Aladdin/Simon & Schuster, 2016 292 pgs.
T.O.A.S.T vol. 1
Florian Bates is a child genius. He has developed a system for solving mysteries called TOAST, which involves ignoring the big picture and concentrating on all the little details to get to the truth. Both of his parents have careers in the art world, which has led them to a move to Washington DC where they will work for the National Gallery. Florian immediately befriends neighbor Margaret, who is also about to enter seventh grade in the same school Florian will be attending. She has similar interests and intelligence and he teaches her the methods behind TOAST. While practicing these techniques they learn valuable information that comes in handy when three important impressionist pieces disappear in a late-night art heist. Florian reports to the crime scene with his security expert father and shares the information gleaned by himself and Margaret, using TOAST to gather more facts, which are used to locate the paintings before they leave the building. The FBI agent on the case is impressed with Florian's abilities and solicits him to assist in tracking down the culprit who is unknown. Florian and Margaret work on the case as they slide in and out of dangerous situations. Meanwhile, Margaret is trying to track down her birth parents and enlists Florian to help her. Florian finds the answer to Margaret's parentage, but when the identity is both surprising and potentially dangerous should he tell her? Red herrings abound and threats lurk around every corner as Florian works diligently to solve the case. Finally, solve it he does, but the end of the story brings the hint of a new case, which will be revealed in the next volume in the series.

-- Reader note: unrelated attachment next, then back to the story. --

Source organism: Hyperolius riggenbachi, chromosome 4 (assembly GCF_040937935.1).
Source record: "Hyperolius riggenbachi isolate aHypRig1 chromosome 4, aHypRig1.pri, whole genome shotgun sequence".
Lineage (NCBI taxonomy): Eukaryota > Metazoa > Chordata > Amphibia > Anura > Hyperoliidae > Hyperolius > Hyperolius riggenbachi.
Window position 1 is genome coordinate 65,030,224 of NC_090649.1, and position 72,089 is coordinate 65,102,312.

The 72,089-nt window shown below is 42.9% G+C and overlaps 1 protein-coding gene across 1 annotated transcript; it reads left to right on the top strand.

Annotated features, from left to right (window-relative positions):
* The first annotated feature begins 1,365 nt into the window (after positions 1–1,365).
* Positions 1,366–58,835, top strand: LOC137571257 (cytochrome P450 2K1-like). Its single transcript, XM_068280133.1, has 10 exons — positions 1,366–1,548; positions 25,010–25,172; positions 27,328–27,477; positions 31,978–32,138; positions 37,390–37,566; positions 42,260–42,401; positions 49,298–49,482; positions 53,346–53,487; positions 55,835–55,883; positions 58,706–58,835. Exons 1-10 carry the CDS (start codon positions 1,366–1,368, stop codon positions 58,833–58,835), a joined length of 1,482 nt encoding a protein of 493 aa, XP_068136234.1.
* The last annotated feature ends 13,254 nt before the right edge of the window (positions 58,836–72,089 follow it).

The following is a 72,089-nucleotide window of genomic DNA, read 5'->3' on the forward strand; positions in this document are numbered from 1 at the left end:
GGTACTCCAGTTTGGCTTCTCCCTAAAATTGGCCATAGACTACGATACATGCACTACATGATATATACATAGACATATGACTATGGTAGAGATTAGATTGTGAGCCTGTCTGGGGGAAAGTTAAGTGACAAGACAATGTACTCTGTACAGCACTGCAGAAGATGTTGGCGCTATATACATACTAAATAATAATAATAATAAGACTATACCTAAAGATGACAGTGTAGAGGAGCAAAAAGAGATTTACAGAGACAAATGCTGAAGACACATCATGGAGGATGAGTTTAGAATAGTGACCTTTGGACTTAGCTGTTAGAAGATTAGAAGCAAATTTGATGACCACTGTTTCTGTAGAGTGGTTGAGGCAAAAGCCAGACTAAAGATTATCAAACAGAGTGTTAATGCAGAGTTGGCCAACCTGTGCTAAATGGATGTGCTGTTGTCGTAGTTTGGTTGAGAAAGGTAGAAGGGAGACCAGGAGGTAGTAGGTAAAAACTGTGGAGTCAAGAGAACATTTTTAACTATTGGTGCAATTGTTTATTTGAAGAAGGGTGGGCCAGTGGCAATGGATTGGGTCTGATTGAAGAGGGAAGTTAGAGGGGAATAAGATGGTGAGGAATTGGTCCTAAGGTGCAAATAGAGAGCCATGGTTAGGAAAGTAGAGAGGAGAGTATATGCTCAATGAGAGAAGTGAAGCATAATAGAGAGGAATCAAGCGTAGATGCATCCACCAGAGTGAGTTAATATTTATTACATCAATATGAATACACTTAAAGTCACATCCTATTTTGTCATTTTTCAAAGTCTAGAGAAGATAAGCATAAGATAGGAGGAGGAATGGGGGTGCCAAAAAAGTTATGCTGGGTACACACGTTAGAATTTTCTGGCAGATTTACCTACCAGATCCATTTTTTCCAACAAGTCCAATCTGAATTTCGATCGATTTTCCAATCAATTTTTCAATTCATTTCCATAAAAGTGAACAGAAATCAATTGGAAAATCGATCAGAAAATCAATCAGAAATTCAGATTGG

Ponti offers a traditional mystery for middle readers that is both solvable and fun to read. Enough clues and suspects are presented to keep kids guessing, yet not so many that the book becomes confusing. Florian is a modern day Encyclopedia Brown. He is smarter than the adults around him and willing to lend his expertise to track down the clues. Readers will vicariously live through Florian as he is recruited by the FBI and sent to the top-secret headquarters for training. Beyond possessing super intelligence, Florian is brave, well adjusted, and friendly. The addition of Margaret lends gender balance to the story, as well as racial diversity, yet I question how realistic a friendship between a girl and a boy in seventh grade is. Florian enters seventh grade as a super-smart new student with a female best friend and gets immediately elected to student council. He is better adjusted and evolved than any of the boys of a similar age that I know. But then again, maybe I'm over thinking it. This is a mystery after all and character development is not the first priority. A tightly woven plot with clues and non-stop action is what is required and this Ponti delivers. Readers also learn a bit about art and may be encouraged to visit the National Gallery or Google the paintings mentioned in the book. Best of all, its great fun and will expose middle grade readers to the joys of reading mysteries.